Tuesday Morning - August 1, 2017

An Update on Federal and State Policy Issues
from SNA

Table of Contents

Federal Policy

Reimbursement Rates and Value of Donated Foods
Share Your Thoughts: Comment on Regulatory Simplification
Congressman Cartwright Introduces “Nutrition Education Act”
Congresswoman DeLauro Introduces “Safe Chicken and Meat for Children Act of 2017”
Congressman Poliquin Reintroduces “Fruit and Vegetable Access for Children Act”
2017 Edition of Accommodating Children with Disabilities in the School Meal Programs Released
USDA Submits FNS Information Collection Requirements to OMB

State Snapshots

SNA’s 2017 Second Quarter State Legislative Summary

Mark Your Calendars

SNA's Upcoming Webinars
SNF/Breakfast in the Classroom Partners Offering Alternative Breakfast Grants
USDA Champions of Breakfast Webinar

Cafeteria Chat Corner


Federal Policy

Reimbursement Rates and Value of Donated Foods

On July 28, the U.S. Department of Agriculture (USDA) released new reimbursement rates for the National School Lunch Program (NSLP), School Breakfast Program (SBP), Special Milk Program, and Afterschool Care Programs. Reimbursement rates for the Child and Adult Care Food Program (CACFP) are also available. A third notice announces the value of donated foods including the national average value of donated foods or cash in lieu of donated foods for each lunch served by schools participating in the NSLP and for each lunch and supper served by institutions participating in the CACFP.

The new rates and value of donated foods apply to School Year 2017-18 and are effective July 1, 2017 through June 30, 2018.

Share Your Thoughts: Comment on Regulatory Simplification

The U.S. Secretary of Agriculture Sonny Perdue announced intentions to solicit direct and specific guidance from school nutrition professionals for the shaping of school meal policies. Now is your chance to do just that! USDA wants your opinion on how best to simplify school nutrition program regulations.

SNA encourages you to share your ideas through this simple form in response to a Federal Register notice posted June 17, 2017. The notice asks for ideas from the public on how the USDA can remove barriers to participation in programs, such as school meal programs, without interference to our customers or our mission. They are specifically asking for your ideas on regulations, guidance documents, or policy documents that are in need of streamlining, modification, or repeal.

Please submit your ideas and we’ll do the paperwork on your behalf. Your suggestions will be part of a consolidated document making recommendations to USDA on regulatory reform.

Congressman Cartwright Introduces “Nutrition Education Act”

On July 20, 2017, Congressman Matt Cartwright (PA-17) introduced the Nutrition Education Act, or H.R. 3323. The bill would require that local school wellness policies include a requirement that students receive 50 hours of school nutrition education per school year. Though schools are required, by the Richard B. Russell National School Lunch Act, to establish a local school wellness policy that includes nutrition promotion and education, there are no specific requirements about the amount of time or type of classes that students must take. This bill establishes those missing requirements, instating a 50 hour minimum and outlining what the education should include. The bill has been referred to the House Committee on Education and the Workforce.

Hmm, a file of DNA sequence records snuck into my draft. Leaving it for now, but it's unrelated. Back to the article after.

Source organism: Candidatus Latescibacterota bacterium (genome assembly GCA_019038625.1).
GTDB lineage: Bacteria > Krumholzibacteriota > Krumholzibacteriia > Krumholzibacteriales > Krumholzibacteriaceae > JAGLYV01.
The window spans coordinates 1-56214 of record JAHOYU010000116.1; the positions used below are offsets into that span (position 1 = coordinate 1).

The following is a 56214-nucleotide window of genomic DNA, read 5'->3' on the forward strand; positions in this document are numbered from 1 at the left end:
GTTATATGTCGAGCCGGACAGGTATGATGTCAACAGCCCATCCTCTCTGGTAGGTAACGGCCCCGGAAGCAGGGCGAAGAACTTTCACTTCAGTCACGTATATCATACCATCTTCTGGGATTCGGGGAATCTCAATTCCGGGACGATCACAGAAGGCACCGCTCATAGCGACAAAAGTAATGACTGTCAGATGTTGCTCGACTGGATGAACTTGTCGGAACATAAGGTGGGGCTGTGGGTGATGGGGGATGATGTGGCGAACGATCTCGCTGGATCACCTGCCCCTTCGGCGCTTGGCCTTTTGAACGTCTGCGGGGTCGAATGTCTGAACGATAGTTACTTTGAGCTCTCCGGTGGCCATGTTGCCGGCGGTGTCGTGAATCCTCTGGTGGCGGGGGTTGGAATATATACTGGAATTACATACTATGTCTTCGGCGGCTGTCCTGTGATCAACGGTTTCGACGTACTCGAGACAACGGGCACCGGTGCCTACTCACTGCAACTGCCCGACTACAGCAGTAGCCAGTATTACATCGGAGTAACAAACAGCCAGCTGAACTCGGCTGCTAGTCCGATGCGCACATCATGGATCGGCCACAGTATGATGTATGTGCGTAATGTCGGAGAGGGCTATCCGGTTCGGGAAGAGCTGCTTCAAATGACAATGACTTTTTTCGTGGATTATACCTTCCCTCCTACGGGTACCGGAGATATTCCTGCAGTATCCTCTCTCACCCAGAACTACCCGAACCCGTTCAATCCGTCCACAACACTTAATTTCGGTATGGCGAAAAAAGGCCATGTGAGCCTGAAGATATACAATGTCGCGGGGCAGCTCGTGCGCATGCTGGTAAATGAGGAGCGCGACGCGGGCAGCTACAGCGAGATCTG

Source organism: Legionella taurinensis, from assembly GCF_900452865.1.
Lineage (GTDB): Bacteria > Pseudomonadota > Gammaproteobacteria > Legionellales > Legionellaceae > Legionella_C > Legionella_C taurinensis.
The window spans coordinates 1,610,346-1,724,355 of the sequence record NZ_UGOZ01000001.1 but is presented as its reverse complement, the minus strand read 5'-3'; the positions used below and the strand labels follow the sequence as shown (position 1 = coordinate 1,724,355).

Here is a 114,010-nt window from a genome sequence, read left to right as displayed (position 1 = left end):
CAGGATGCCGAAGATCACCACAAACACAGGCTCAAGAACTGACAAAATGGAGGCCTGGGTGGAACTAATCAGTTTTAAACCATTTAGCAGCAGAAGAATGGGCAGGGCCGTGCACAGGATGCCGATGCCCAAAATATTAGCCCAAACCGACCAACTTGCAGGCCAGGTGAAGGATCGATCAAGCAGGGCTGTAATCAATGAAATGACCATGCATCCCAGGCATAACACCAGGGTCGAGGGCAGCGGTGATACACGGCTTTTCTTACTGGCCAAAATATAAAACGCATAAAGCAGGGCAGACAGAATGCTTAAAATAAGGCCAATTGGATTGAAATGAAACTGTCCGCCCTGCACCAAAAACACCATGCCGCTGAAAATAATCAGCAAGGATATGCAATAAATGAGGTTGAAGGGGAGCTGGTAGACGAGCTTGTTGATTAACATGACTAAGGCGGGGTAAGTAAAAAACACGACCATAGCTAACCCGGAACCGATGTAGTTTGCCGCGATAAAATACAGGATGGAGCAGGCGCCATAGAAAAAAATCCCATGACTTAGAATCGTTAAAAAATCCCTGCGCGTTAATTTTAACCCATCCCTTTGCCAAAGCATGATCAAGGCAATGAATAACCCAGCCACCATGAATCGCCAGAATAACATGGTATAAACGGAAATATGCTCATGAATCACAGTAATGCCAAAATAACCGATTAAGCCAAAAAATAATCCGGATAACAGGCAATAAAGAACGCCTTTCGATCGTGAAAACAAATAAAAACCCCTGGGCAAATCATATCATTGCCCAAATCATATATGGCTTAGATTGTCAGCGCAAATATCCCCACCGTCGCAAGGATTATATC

Congresswoman DeLauro Introduces “Safe Chicken and Meat for Children Act of 2017”

On July 21st, Congresswoman Rosa DeLauro (CT-3) introduced the Safe Chicken and Meat for Children Act of 2017 (H.R. 3337), a bill that ensures that Chinese-produced or -processed meat and chicken is banned from the National School Lunch Program (NSLP), School Breakfast Program (SBP), Child and Adult Care Food Program (CACFP) and Summer Food Service Program (SFSP). USDA allows the export of Chinese-processed poultry products into the United States and is planning to move forward with a rule that allows chickens raised and slaughtered in China to be let in as well. This bill looks to protect consumers, especially children who participate in school meal programs, from potentially eating unsafe poultry products form a country with weak food safety standards. The bill has been referred to the House Committee on Education and the Workforce, and you can read Congresswoman DeLauro’s press release online.

Congressman Poliquin Reintroduces “Fruit and Vegetable Access for Children Act”

Congressman Bruce Poliquin (ME-2) reintroduced his Fruit and Vegetable for Children Act, or H.R. 3402, on July 26th. The bipartisan bill allows schools to have the option to use the money from the USDA’s Fresh Fruit and Vegetable Program (FFVP) to purchase additional forms of fruit, such as frozen, canned, pureed, and dried. Currently, the FFVP only includes fresh fruit. According to a press release from the Congressman Poliquin’s office, the goal of the FFVP is to educate children on the foods they eat and by including these forms of fruit and vegetables the bill would help to ensure that they have a comprehensive education. This bill is a reintroduction of Poliquin’s bill, H.R. 3532, which was introduced during the 114th Congress and has been referred to the House Committee on Education and the Workforce.

2017 Edition of Accommodating Children with Disabilities in the School Meal Programs Released